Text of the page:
Writer: Casey ChongWriter Ratings:Overall: Cast: Plot: Effects: Cinematography: Watch this if you liked:
“Source Code” and “Starship Troopers”
When it comes to movies about time loops, the late Harold Ramis' high-concept comedy masterpiece of "Groundhog Day" quickly comes to mind. After all, it was this movie that popularised the time loop genre up to today. The most interesting part about the genre lies on the premise itself and regardless on how it is played out, it's basically more of the same: A person wakes up stuck in the same day/same event over and over again until the person finds way to correct the problem once and for all. Such concept is used in this latest sci-fi blockbuster, "Edge Of Tomorrow" as well, which sees the return of "The Bourne Identity" and "Mr. & Mrs. Smith" director Doug Liman in another big-budget studio picture.
Based on the acclaimed Japanese novel, "All You Need Is Kill" by Hiroshi Sakurazaka, the movie is set in the near future where an alien race has invaded Earth. Enter Major William Cage (Tom Cruise), an inexperienced military officer who is deployed in a seemingly suicide mission to battle against the aliens. However, he ends up getting killed and later finds himself waking up in a continuous time loop. The bizarre scenario has somewhat forced him to relive the same ill-fated battle over and over again. He subsequently teams up with Special Forces warrior Rita Vrataski (Emily Blunt), who then trains him to become a better soldier as they work together to defeat the aliens once and for all.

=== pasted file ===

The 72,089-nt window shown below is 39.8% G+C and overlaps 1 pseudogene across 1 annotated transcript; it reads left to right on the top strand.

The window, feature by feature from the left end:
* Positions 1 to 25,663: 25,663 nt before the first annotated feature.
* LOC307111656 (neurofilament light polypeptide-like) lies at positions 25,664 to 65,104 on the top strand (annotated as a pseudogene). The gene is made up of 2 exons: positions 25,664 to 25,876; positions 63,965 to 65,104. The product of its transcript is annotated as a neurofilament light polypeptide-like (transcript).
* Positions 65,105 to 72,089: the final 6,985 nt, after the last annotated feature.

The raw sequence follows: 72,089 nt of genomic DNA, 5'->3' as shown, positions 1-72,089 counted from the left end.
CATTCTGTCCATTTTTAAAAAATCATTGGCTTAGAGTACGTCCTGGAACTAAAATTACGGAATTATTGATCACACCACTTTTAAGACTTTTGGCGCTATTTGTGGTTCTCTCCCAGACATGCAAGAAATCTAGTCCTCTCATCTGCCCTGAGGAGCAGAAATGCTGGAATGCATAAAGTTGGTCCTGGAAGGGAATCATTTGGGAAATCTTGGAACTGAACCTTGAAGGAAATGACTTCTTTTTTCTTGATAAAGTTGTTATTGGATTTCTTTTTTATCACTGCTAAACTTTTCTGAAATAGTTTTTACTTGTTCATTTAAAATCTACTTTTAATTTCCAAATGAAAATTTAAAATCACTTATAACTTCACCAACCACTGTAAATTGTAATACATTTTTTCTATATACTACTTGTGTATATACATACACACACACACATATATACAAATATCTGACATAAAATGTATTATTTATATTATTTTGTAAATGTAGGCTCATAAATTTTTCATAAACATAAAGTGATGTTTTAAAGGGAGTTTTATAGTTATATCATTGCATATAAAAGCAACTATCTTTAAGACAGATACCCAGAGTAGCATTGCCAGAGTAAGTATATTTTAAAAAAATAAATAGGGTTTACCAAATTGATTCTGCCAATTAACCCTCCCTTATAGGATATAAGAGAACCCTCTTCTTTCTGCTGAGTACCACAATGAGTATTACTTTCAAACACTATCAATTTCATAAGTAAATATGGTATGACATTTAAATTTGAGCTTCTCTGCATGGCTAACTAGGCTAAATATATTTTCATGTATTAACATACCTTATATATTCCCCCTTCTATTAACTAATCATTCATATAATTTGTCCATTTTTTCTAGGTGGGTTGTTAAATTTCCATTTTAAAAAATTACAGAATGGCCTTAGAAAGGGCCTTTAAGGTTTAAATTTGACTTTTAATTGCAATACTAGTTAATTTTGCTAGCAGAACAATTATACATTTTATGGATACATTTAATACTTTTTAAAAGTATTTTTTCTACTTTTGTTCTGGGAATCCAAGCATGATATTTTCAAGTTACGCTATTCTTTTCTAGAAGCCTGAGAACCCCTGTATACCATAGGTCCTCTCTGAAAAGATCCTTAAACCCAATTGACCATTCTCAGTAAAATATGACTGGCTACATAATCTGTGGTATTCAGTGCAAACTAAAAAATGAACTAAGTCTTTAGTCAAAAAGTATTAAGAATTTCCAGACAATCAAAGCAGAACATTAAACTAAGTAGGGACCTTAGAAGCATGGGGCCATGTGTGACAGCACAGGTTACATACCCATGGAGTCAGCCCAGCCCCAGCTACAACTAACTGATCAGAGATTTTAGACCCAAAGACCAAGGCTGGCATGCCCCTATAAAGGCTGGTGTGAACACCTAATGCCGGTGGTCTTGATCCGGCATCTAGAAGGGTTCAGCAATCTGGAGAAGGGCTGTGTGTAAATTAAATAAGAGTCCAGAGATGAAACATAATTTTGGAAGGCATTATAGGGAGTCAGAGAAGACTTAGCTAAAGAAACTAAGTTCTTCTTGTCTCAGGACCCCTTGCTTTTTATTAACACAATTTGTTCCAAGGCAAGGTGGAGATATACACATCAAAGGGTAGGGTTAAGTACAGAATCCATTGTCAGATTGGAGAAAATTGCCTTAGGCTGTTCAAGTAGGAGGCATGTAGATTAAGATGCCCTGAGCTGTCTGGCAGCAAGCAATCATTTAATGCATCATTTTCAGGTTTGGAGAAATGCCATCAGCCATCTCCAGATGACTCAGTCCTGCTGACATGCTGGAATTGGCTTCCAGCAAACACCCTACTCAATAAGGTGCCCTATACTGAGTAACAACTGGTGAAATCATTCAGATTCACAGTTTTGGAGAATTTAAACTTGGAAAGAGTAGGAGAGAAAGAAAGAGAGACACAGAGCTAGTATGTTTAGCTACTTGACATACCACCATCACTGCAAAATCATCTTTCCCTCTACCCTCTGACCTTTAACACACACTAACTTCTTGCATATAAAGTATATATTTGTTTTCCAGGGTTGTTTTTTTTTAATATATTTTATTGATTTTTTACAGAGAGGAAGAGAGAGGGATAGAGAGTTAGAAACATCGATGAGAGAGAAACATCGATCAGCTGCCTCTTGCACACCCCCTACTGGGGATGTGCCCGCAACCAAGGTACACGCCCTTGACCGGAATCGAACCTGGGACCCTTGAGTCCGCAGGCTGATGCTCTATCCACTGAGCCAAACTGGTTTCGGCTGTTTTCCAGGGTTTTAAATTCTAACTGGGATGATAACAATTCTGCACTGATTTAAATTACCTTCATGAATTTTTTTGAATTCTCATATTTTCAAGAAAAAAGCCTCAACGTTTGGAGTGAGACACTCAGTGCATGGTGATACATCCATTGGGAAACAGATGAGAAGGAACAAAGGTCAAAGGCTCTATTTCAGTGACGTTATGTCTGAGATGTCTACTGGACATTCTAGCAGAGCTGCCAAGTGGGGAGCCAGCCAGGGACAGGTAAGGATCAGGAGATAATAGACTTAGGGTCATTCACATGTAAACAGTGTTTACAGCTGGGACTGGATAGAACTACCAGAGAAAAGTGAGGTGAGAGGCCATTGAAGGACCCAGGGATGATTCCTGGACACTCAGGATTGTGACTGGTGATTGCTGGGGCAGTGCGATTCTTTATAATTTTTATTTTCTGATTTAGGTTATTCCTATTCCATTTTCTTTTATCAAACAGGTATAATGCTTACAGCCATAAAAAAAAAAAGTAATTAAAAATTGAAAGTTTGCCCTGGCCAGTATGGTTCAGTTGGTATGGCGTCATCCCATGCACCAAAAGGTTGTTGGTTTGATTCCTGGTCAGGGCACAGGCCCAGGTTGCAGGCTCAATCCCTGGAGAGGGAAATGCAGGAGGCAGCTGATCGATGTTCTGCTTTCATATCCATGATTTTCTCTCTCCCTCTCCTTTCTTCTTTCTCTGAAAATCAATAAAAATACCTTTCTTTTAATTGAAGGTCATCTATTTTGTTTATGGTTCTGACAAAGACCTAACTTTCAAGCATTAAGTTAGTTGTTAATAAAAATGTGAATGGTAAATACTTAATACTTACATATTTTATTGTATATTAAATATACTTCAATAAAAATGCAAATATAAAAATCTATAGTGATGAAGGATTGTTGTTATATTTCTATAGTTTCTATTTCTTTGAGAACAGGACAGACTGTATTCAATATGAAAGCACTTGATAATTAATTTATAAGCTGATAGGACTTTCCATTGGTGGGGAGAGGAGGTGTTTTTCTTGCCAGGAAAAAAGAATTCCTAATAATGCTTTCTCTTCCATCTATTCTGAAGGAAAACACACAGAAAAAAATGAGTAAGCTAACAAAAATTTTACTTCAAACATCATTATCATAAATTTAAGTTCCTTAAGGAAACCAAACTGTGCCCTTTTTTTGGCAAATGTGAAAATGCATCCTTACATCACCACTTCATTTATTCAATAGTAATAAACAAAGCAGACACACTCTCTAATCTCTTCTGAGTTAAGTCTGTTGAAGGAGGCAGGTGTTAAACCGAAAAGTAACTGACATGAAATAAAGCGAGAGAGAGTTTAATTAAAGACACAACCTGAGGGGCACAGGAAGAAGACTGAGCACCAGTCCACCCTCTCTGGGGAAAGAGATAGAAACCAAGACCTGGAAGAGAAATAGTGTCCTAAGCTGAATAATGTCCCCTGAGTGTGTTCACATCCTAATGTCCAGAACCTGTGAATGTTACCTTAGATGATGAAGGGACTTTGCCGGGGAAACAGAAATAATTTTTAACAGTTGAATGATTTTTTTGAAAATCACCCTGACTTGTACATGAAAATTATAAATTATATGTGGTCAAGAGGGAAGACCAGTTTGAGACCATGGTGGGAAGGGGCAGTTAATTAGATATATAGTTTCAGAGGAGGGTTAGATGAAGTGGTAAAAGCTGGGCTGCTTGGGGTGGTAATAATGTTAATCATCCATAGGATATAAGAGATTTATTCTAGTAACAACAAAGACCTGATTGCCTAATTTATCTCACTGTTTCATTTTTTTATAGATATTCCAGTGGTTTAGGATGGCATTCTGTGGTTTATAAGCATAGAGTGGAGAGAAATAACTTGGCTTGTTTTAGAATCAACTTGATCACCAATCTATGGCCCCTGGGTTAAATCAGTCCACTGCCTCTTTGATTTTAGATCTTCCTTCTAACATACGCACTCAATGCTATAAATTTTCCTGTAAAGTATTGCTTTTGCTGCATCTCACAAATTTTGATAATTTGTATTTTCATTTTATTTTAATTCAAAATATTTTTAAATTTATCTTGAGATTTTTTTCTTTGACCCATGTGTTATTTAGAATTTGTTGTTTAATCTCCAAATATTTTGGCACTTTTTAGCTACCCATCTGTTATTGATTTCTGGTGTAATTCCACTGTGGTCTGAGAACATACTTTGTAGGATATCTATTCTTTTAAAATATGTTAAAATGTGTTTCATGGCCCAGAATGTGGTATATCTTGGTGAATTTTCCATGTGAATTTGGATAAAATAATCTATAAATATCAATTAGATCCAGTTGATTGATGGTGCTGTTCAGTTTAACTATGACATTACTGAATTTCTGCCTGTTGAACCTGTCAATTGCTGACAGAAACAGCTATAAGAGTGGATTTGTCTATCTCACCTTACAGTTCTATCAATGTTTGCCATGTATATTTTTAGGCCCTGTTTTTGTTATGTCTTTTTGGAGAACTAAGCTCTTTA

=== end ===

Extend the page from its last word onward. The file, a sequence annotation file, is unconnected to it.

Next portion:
If you've watched any movie which involves a time loop before, the plot in "Edge Of Tomorrow" is actually nothing special. Still, Doug Liman's direction is fast paced and efficient enough to keep you entertained throughout its two hours running time, while he's particularly adept during some of the movie's genuine comedic moments. By not taking the subject matter too seriously, Liman certainly has a field day depicting the multiple fates of Tom Cruise's character as he is forced to relive the moments over and over again.
Speaking of Tom Cruise, he's the main reason that makes this otherwise typical time loop movie a worthy blockbuster to watch out for. As Major William Cage, Cruise displays his usual magnetic charisma that fans and viewers have to expect from him. But that's not all, it's refreshing to see Cruise downplaying his usual cocky hotshot role (e.g. "Top Gun", "Cocktail", "Days Of Thunder" and "A Few Good Men") for a change, and ratchets up his cowardice to both well-timed comedic and dramatic flair. No doubt this is one of his best and most entertaining performances in a long while since "Mission: Impossible - Ghost Protocol". Emily Blunt is equally solid as the no-nonsense Rita Vrataski where she shares an effective chemistry with Cruise. However, the rest of the supporting cast are mostly reduced to cardboard cutouts. Only Bill Paxton emerges the best in his limited but memorable performance as the barking Master Sergeant Farell.
While the movie is jammed with enough action and special effects galore, the same cannot be said with Dion Beebe's jerky camerawork. Other than the spectacular first battle against the aliens, most of the action scenes are hastily executed in an ADD (attention deficit disorder)-like cinematic approach which at times, is kind of frustrating especially if you choose to watch this in IMAX 3D. And for the record, the IMAX 3D presentation adds little to the viewing experience other than leaving you a splitting headache. Another flaw in this movie is in its final third act, which is kind of disappointing with the way Liman chooses to end the movie.
Despite some of the setbacks, "Edge Of Tomorrow" remains a reasonably enjoyable summer-movie blockbuster for both mainstream viewers and die-hard fans of Tom Cruise.Cinema Online, 23 May 2014